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Is Apple Inc.’s Rumored Switch From Intel About Market Share?

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On April 2, Bloomberg reported that Apple (NASDAQ:AAPL) intends to begin transitioning its Macs away from Intel (NASDAQ:INTC) processors and onto Apple-designed chips as early as 2020. This isn’t the first time this rumor has come up, but the source here is highly credible.
This, unsurprisingly, led to a sell-off in Intel shares, as the loss of Apple’s business would lead to a significant revenue reduction for Intel.
Image source: Intel.

An analyst with Stifel Nicolaus (via Barron’s), in defending Intel’s shares following this news, suggested that Apple might be switching away from Intel chips because Apple’s PC market share has been on the decline and the Mac maker is looking for a way to differentiate its products from those made by other computer makers to regain share.
Here’s why I don’t really buy that explanation.
Can a custom processor drive share gains?
The fundamental premise behind the analyst’s argument is that by moving away from common Intel processors and onto proprietary processors, Apple can offer customers a meaningful selling point that’ll get them to consider a Mac over a non-Apple computer.
The problem with this premise is simple: Apple is losing market share to other computer makers who are also building machines using Intel processors. What this suggests is that the other computer makers are gaining share against Apple for other reasons entirely unrelated to the processor. 
Indeed, I strongly suspect that the average consumer cares more about things like the form factor of the machine, battery life, screen quality, keyboard quality, and weight.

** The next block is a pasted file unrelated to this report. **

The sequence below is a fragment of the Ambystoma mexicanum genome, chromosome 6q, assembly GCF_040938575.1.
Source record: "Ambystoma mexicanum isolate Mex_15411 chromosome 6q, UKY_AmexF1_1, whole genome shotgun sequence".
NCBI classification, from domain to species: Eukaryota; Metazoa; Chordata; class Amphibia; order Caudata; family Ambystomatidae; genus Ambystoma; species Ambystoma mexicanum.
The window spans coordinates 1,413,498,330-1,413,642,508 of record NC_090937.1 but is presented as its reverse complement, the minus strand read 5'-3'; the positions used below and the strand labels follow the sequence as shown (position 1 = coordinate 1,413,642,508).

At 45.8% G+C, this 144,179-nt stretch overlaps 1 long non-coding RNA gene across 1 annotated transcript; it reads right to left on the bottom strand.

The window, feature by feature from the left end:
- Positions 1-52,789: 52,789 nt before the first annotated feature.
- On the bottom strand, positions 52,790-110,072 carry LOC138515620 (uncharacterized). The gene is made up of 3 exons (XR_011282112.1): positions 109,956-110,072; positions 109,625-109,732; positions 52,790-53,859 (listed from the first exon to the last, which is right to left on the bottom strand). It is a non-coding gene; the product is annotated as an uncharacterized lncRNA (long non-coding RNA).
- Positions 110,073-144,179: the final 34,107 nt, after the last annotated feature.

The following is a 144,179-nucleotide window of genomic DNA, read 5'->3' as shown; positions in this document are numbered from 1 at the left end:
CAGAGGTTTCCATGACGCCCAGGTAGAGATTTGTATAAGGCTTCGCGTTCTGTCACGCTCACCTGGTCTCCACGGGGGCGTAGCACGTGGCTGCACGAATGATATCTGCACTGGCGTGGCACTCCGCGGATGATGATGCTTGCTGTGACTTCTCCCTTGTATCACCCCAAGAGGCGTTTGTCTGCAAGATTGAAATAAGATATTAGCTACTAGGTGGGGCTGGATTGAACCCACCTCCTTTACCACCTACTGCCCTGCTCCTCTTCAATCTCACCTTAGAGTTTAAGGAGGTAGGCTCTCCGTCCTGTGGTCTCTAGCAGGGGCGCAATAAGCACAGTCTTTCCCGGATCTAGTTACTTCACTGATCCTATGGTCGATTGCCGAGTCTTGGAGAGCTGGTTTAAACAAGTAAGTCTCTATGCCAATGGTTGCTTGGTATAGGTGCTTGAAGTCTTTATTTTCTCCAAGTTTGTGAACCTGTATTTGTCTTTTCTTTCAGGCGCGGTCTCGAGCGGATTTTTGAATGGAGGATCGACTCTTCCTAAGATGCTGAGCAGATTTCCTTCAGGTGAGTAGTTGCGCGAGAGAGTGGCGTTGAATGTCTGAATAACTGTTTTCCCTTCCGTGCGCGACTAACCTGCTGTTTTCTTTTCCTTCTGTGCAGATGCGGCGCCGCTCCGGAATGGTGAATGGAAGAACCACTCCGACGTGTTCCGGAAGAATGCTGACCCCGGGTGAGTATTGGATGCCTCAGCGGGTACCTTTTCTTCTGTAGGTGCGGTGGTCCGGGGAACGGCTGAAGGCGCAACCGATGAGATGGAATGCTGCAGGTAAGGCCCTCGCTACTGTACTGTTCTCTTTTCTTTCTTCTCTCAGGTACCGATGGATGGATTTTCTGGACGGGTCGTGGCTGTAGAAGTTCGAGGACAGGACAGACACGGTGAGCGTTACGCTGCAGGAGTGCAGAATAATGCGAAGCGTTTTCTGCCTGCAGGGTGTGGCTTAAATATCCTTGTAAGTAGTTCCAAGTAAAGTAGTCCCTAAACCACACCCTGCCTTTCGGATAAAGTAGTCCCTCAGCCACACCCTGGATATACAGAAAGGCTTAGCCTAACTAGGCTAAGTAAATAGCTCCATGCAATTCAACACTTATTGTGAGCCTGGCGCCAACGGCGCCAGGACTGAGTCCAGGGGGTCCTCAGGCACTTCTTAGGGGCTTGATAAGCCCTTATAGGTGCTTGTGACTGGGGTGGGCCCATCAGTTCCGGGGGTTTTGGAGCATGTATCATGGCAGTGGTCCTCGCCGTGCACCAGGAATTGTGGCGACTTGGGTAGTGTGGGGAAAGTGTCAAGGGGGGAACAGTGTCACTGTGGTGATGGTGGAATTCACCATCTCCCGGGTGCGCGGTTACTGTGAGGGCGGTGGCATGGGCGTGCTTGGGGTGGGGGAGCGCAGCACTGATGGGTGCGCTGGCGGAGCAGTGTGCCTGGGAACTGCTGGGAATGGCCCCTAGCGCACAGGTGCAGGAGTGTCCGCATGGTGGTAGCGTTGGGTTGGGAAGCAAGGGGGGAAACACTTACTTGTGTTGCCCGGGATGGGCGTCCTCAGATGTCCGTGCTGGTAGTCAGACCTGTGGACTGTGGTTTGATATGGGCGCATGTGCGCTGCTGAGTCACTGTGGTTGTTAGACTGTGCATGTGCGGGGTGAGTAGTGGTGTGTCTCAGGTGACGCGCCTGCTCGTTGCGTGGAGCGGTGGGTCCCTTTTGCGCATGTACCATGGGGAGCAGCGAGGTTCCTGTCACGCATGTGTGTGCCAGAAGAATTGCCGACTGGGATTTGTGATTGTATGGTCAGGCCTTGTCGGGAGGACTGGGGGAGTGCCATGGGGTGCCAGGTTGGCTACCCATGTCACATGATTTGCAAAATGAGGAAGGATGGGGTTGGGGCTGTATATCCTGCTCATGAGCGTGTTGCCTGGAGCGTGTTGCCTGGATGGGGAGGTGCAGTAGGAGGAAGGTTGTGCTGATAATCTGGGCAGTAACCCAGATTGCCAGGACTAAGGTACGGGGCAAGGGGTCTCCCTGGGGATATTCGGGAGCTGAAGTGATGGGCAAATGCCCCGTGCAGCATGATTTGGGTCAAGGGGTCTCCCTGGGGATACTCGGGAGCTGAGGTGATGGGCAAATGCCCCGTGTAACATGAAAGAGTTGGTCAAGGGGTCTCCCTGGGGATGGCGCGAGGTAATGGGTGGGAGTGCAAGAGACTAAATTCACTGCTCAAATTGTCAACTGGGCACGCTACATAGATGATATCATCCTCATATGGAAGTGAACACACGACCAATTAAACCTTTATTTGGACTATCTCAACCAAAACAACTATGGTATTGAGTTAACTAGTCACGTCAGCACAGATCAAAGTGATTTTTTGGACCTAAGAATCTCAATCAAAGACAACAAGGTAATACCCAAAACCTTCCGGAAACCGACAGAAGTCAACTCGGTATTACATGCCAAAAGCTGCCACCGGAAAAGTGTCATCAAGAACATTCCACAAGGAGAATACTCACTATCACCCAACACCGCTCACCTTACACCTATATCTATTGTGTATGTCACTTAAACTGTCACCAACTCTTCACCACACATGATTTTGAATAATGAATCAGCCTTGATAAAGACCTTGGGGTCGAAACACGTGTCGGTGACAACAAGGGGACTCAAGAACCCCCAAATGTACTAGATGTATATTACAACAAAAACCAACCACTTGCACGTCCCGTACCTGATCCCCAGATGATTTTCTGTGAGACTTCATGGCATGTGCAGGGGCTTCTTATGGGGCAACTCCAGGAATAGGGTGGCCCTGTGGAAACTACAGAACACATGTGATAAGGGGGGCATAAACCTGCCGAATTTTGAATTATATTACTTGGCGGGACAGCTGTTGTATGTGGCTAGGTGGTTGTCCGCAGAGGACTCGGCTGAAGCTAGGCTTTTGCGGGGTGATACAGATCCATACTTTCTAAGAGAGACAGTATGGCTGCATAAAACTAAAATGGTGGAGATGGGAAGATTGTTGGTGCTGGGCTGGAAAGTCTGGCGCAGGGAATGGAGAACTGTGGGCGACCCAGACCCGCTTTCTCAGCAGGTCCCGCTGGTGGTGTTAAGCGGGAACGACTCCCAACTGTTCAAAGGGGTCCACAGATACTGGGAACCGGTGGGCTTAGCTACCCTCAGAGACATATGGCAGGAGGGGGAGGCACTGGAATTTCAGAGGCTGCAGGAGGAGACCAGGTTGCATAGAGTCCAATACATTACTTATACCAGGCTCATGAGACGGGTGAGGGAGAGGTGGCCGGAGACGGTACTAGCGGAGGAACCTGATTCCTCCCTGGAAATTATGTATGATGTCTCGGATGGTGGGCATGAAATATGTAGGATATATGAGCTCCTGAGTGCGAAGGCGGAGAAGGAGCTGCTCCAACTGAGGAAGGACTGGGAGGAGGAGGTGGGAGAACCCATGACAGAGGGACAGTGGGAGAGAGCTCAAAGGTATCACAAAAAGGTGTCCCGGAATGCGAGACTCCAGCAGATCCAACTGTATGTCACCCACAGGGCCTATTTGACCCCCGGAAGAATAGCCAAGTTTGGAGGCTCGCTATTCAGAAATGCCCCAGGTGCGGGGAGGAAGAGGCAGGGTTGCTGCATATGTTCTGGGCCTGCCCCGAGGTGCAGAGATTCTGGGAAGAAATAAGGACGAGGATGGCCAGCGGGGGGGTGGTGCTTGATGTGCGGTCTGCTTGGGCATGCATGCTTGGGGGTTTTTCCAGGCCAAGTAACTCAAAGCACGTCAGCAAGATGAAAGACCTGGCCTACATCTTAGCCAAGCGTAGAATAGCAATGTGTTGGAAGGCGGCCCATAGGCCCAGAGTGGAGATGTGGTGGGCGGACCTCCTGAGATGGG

If Apple is being limited along some of these vectors because of its use of Intel processors and thinks that it can meaningfully improve one or more of these important product characteristics by switching to internally designed processors, then that would make sense.
However, I don’t think that Apple would see much, if any, marketing benefit from simply swapping out an Intel processor for an Apple processor while keeping everything else the same. The Apple-designed processor can only be a point of differentiation if it fundamentally delivers a user experience that Intel processors can’t.
How can Apple differentiate with its own processor?
My guess is that Apple’s goal with respect to its own processor will be to deliver the same kind of CPU performance that Intel’s mobile processors can, but at dramatically lower power consumption. Additionally, I wouldn’t be surprised if Apple were to incorporate more powerful graphics and media capabilities than what Intel is planning to add to its own chips. 
Beyond the Mac maker simply trying to do what Intel already does, but better, Apple is likely to want to integrate proprietary accelerators, like the Apple Neural Engine, that can handle certain tasks more efficiently.
Since Apple has tight control over the operating system and much of the software that runs on the Mac, Apple would be able to co-design future versions of Mac OS to take full advantage of the proprietary accelerators that it embeds inside of its custom-designed Mac processors. Apple would also likely expose application programmer interfaces (APIs) to allow third-party Mac OS app developers to take advantage of that hardware as well.
If Apple can take full advantage of this tight hardware/software co-development, then it can deliver features and functionality — as well as potentially battery life — that it may simply have been unable to do with Intel parts.

Ashraf Eassa owns shares of Intel. The Motley Fool owns shares of and recommends Apple. The Motley Fool has the following options: long January 2020 $150 calls on Apple and short January 2020 $155 calls on Apple. The Motley Fool recommends Intel. The Motley Fool has a disclosure policy.

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